@Phrogz - the "atmospheric shifts" are called seeing. Seeing is never a limiting (or enhancing) factor for naked eye observations. The only visible effect that way is the twinkling of the stars, but that's it. –  Florin Andrei May 13 at 0:12

After all these astronomic answers, I will add a computer one.

Pixels are not the same on all monitors. Take a 1990's monitor and take the latest smartphone screen, the 60 pixels won't be the same.

How did you calculate the pixel size according to the vision accuracy ?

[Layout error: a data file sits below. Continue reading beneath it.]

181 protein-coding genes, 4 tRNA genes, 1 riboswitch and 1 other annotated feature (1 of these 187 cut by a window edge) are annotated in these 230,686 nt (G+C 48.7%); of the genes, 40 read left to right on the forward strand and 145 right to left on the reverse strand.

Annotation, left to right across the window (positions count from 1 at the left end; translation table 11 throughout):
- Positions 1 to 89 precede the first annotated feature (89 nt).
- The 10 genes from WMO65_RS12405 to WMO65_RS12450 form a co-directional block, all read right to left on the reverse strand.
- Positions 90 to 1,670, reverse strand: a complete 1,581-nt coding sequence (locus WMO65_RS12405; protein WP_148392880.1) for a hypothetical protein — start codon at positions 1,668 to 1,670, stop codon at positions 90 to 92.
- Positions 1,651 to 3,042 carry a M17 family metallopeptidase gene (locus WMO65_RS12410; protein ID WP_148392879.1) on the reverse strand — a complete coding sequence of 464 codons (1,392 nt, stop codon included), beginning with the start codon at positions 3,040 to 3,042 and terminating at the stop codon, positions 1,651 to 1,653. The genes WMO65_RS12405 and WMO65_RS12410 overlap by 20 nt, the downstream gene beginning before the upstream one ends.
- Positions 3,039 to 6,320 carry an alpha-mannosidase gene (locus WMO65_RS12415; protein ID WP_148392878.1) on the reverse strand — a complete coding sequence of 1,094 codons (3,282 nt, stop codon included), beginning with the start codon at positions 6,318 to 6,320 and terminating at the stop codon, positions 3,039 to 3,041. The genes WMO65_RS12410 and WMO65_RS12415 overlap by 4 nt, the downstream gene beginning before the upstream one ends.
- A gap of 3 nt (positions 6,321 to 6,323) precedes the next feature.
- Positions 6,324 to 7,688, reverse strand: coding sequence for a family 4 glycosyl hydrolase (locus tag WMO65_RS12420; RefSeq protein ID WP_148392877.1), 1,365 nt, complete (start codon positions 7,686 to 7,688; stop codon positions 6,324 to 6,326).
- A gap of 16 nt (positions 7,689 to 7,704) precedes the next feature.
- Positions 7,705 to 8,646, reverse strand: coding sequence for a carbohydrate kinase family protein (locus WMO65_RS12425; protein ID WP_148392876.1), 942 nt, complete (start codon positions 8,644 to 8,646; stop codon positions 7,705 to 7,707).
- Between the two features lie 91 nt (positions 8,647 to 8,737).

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You are right, how you view those pixels matter if you want it to look roughly the same as the moon. You would need to see the 60 pixels on a screen at around 100-120ppd, for example a 27" monitor seen from 6 feet away, or a 50" HDTV seen from 12 feet away. Try my calculator. (Note: does not work in IE, and the SVG diagram currently looks bad in Firefox. Use Chrome or Safari for best results.) The question was, though, not how to make it look just like the moon, but how much detail there is when you see the moon with a naked eye. –  Phrogz May 13 at 12:48